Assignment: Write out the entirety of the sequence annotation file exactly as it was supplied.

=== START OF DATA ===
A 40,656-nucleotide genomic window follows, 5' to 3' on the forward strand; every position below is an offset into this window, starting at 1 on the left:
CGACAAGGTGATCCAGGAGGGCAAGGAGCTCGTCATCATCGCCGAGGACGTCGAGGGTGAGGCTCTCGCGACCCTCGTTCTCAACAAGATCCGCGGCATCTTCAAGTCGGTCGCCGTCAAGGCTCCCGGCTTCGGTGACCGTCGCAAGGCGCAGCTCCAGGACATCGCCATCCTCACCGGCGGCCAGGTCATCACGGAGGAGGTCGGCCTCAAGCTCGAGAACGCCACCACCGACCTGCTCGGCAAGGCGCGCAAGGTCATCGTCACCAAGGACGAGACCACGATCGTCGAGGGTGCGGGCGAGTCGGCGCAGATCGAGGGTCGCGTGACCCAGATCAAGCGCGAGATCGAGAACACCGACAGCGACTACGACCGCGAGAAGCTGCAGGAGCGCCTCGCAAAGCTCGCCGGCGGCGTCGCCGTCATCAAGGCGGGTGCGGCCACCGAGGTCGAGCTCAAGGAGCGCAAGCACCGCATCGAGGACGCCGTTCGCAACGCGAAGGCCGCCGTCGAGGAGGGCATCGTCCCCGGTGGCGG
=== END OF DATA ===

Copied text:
A 40,656-nucleotide genomic window follows, 5' to 3' on the forward strand; every position below is an offset into this window, starting at 1 on the left:
CGACAAGGTGATCCAGGAGGGCAAGGAGCTCGTCATCATCGCCGAGGACGTCGAGGGTGAGGCTCTCGCGACCCTCGTTCTCAACAAGATCCGCGGCATCTTCAAGTCGGTCGCCGTCAAGGCTCCCGGCTTCGGTGACCGTCGCAAGGCGCAGCTCCAGGACATCGCCATCCTCACCGGCGGCCAGGTCATCACGGAGGAGGTCGGCCTCAAGCTCGAGAACGCCACCACCGACCTGCTCGGCAAGGCGCGCAAGGTCATCGTCACCAAGGACGAGACCACGATCGTCGAGGGTGCGGGCGAGTCGGCGCAGATCGAGGGTCGCGTGACCCAGATCAAGCGCGAGATCGAGAACACCGACAGCGACTACGACCGCGAGAAGCTGCAGGAGCGCCTCGCAAAGCTCGCCGGCGGCGTCGCCGTCATCAAGGCGGGTGCGGCCACCGAGGTCGAGCTCAAGGAGCGCAAGCACCGCATCGAGGACGCCGTTCGCAACGCGAAGGCCGCCGTCGAGGAGGGCATCGTCCCCGGTGGCGG